The DSA application process

Disabled Students Allowance (DSA) is a grant intended to cover the extra costs of having a disability, long-term illness, mental health condition, or specific learning difficulty such as an autistic spectrum condition, dyslexia or dyspraxia. This activity explains DSA and gives you a step by step guide when applying for a DSA.


NB: We recognise that not everyone who has an autistic spectrum condition would use the word ‘disabled’ about themselves. This includes a lot of the students we spoke to in our surveys. However, Disabled Students Allowance (DSA) is the main way to access support for your study needs at the start of your course and beyond, so it is important to know all about it.

DSA is a government fund and allocated independently of UCS.  Unfortunately, one of the criticisms students have of the DSA is that the application process is quite long and can be complex.  However, students who receive the DSA usually say how well it has supported their studies and time at University – so it is worth persevering.  Because the DSA process is quite lengthy we always recommend that you apply early to avoid any delays in getting the support that you need.

DSA is not usually paid directly to the student. Instead, the money goes directly to the providers of the support recommended for you, whether that is support workers or software or equipment. The main exception would be if you are entitled to funding for ‘consumables’ like the cost of printing, as some students need to print more than the average student in order to meet their study needs. In that case, you pay yourself for these things and keep the receipts and the money would be paid back into your bank account later.

Autistic students who claim DSA are less likely to drop out of university and more likely to achieve their full potential.

How could this affect me?

Whether or not you received or felt you needed support during school or college, university life is very different from the type of study you have been used to and getting the right support in place can make your life a lot easier.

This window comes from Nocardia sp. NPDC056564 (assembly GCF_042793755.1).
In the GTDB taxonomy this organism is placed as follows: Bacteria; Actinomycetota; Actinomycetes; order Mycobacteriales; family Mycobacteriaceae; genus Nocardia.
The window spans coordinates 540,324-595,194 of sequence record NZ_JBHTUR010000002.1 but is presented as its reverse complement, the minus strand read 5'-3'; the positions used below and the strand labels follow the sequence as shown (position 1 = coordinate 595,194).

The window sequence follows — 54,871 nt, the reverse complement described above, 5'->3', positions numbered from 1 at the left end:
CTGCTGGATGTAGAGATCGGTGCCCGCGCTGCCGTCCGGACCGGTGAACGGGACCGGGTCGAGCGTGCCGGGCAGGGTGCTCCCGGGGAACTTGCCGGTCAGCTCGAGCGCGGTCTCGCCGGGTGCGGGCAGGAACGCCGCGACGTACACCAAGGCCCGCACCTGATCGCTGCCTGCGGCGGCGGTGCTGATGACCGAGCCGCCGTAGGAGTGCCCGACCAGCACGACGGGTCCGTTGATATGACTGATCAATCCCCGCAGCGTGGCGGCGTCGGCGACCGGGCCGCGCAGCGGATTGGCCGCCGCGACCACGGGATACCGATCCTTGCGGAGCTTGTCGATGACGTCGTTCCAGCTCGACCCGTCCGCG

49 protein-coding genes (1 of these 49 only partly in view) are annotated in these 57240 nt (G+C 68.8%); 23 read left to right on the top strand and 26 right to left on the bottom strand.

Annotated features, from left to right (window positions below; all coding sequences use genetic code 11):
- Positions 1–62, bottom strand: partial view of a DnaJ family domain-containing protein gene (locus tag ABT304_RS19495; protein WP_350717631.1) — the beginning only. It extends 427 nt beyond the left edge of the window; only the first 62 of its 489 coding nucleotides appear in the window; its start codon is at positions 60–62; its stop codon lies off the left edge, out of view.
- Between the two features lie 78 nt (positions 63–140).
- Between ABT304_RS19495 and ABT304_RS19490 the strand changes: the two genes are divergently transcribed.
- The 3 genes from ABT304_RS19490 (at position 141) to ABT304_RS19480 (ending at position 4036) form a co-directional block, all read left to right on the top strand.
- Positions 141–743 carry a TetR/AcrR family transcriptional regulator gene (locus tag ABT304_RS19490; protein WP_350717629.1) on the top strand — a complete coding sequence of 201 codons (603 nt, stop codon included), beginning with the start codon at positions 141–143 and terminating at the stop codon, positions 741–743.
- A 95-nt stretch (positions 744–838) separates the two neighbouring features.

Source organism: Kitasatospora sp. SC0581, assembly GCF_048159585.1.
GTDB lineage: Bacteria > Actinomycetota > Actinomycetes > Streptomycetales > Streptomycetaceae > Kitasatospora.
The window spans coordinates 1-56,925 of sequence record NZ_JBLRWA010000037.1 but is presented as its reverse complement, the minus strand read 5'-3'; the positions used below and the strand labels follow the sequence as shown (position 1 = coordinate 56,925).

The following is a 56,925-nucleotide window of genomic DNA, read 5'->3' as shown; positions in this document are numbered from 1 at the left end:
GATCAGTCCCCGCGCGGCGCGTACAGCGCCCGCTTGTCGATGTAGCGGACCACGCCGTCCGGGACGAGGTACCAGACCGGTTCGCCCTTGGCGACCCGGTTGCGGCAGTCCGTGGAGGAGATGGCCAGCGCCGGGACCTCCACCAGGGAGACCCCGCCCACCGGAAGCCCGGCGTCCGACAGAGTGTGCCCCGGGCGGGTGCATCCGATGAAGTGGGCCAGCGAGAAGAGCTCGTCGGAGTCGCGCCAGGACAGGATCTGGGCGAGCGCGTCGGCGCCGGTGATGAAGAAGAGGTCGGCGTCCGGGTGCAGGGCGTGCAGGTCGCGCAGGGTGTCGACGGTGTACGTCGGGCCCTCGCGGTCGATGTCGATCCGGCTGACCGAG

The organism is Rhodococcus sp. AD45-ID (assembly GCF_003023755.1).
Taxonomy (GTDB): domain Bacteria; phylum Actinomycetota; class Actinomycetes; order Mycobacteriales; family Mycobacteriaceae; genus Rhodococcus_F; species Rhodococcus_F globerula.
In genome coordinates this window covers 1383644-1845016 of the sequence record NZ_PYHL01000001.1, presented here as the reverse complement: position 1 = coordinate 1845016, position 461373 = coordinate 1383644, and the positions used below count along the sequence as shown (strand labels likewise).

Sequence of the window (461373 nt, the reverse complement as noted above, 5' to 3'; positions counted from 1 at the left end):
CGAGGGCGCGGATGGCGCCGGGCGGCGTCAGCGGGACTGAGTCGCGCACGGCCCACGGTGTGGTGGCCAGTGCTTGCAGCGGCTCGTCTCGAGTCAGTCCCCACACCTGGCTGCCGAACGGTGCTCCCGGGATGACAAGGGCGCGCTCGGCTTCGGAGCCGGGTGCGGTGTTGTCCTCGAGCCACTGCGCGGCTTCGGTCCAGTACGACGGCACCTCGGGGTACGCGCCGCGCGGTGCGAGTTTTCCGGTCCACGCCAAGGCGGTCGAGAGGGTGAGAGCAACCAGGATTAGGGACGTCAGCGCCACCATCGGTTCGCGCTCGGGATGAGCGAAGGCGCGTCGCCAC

DSA is intended to reduce the barriers to learning for students who have disabilities, long-term health conditions, mental health conditions and specific learning difficulties like autism, dyslexia and ADHD. Students in our Autism&Uni surveys who told the university about their autism and got support early in their course were more likely to enjoy their time at university and graduate with good grades than those who didn’t get any support.

The timing of the support is important too – students who had all their support in place before the end of the first term struggled a lot less than those who had to wait. This means applying for DSA as early as you can is a very good idea – it doesn’t matter if the university you end up going to changes.  You can apply later in your course, too, even if you haven’t told the university about your autism yet. You can also ask for a review of your support if you find your needs have changed during your course or it’s not really working for you.


What to do next?

Applying for DSA - step by step

Practical tips

  • To receive DSA, you need to apply and this is usually done online.  If you have a Student Loan, or are in the process of applying for one, you can apply for a DSA through your student finance account.  If you are self-funding, or haven’t applied for your Student Loan yet you can still apply for DSA.  The online application form can be found here: Help if you’re a student with a learning difficulty, health problem or disability: How to apply – GOV.UK (
  • If you find online applications difficult you can also use a paper form and send it to the DSA. The form can be found here; Student finance forms – GOV.UK ( 
  • You will need to attach ‘evidence’ to your application- this is usually a report from a medical practitioner, psychologist or suitably qualified specialist teacher. This ‘evidence’ needs to provide a ‘diagnosis’ of your difficulty.
  • If you are not applying for a Student Loan, but have applied for a place at UCS and you are intending to study here, UCS has a section of the form which they need to complete after you have filled your section in.  Forms can be emailed to the HE Learning Support Team ( and we will forward them to the correct department for signing.  Alternatively, you can send them to University Centre Sparsholt by post for the attention of the Admissions team.
  • Student Finance England (or SAAS if you are from Scotland, Student Finance Wales from Wales or Student Finance NI from Northern Ireland) will respond to tell you whether or not you are eligible for DSA. This may be delayed if they need any more evidence of your condition(s), but they will let you know.
  • If you are eligible, you will receive a letter (known as a DSA1) telling you to book a Study Needs Assessment, and some information on how to do this. The Study Needs Assessment is the process that leads to decisions about what support DSA will fund for you, as every student is different and has individual study needs. The article What is the Study Needs Assessment? provides you with more information about this process and support to help you prepare for it.